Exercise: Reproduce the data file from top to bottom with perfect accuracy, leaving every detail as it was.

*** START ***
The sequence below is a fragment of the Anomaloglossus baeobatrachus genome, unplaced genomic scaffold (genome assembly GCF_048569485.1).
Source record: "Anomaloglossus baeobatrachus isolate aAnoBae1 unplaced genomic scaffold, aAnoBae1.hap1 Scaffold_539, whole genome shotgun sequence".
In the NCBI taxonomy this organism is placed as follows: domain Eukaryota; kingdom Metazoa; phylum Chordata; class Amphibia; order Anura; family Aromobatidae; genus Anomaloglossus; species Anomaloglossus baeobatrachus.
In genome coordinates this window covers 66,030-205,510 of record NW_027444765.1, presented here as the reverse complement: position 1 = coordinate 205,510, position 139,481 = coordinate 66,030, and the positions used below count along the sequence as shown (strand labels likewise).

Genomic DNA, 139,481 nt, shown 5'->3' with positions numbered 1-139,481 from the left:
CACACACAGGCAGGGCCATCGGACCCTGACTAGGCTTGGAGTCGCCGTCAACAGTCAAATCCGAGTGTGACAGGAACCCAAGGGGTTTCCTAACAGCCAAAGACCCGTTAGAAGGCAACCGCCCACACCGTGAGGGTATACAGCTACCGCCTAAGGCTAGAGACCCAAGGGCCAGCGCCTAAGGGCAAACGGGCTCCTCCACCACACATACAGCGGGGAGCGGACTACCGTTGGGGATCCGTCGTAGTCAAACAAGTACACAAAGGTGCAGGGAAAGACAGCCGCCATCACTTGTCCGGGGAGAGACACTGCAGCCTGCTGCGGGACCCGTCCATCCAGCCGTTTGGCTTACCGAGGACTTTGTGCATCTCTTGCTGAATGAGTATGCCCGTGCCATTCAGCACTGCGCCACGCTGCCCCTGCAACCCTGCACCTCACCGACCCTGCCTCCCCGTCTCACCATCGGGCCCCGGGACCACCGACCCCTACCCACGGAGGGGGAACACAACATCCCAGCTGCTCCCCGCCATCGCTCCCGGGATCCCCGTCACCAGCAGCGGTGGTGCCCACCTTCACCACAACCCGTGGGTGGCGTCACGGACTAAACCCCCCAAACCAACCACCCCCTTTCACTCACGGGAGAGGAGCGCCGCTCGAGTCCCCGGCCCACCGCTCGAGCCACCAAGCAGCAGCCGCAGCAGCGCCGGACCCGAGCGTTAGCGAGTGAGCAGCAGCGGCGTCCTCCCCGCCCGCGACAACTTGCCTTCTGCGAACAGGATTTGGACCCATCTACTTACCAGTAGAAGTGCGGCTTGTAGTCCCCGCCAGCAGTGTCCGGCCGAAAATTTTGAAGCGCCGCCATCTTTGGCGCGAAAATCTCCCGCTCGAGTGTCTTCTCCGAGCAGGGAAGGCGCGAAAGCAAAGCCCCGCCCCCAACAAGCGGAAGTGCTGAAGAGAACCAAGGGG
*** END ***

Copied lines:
The sequence below is a fragment of the Anomaloglossus baeobatrachus genome, unplaced genomic scaffold (genome assembly GCF_048569485.1).
Source record: "Anomaloglossus baeobatrachus isolate aAnoBae1 unplaced genomic scaffold, aAnoBae1.hap1 Scaffold_539, whole genome shotgun sequence".
In the NCBI taxonomy this organism is placed as follows: domain Eukaryota; kingdom Metazoa; phylum Chordata; class Amphibia; order Anura; family Aromobatidae; genus Anomaloglossus; species Anomaloglossus baeobatrachus.
In genome coordinates this window covers 66,030-205,510 of record NW_027444765.1, presented here as the reverse complement: position 1 = coordinate 205,510, position 139,481 = coordinate 66,030, and the positions used below count along the sequence as shown (strand labels likewise).

Genomic DNA, 139,481 nt, shown 5'->3' with positions numbered 1-139,481 from the left:
CACACACAGGCAGGGCCATCGGACCCTGACTAGGCTTGGAGTCGCCGTCAACAGTCAAATCCGAGTGTGACAGGAACCCAAGGGGTTTCCTAACAGCCAAAGACCCGTTAGAAGGCAACCGCCCACACCGTGAGGGTATACAGCTACCGCCTAAGGCTAGAGACCCAAGGGCCAGCGCCTAAGGGCAAACGGGCTCCTCCACCACACATACAGCGGGGAGCGGACTACCGTTGGGGATCCGTCGTAGTCAAACAAGTACACAAAGGTGCAGGGAAAGACAGCCGCCATCACTTGTCCGGGGAGAGACACTGCAGCCTGCTGCGGGACCCGTCCATCCAGCCGTTTGGCTTACCGAGGACTTTGTGCATCTCTTGCTGAATGAGTATGCCCGTGCCATTCAGCACTGCGCCACGCTGCCCCTGCAACCCTGCACCTCACCGACCCTGCCTCCCCGTCTCACCATCGGGCCCCGGGACCACCGACCCCTACCCACGGAGGGGGAACACAACATCCCAGCTGCTCCCCGCCATCGCTCCCGGGATCCCCGTCACCAGCAGCGGTGGTGCCCACCTTCACCACAACCCGTGGGTGGCGTCACGGACTAAACCCCCCAAACCAACCACCCCCTTTCACTCACGGGAGAGGAGCGCCGCTCGAGTCCCCGGCCCACCGCTCGAGCCACCAAGCAGCAGCCGCAGCAGCGCCGGACCCGAGCGTTAGCGAGTGAGCAGCAGCGGCGTCCTCCCCGCCCGCGACAACTTGCCTTCTGCGAACAGGATTTGGACCCATCTACTTACCAGTAGAAGTGCGGCTTGTAGTCCCCGCCAGCAGTGTCCGGCCGAAAATTTTGAAGCGCCGCCATCTTTGGCGCGAAAATCTCCCGCTCGAGTGTCTTCTCCGAGCAGGGAAGGCGCGAAAGCAAAGCCCCGCCCCCAACAAGCGGAAGTGCTGAAGAGAACCAAGGGG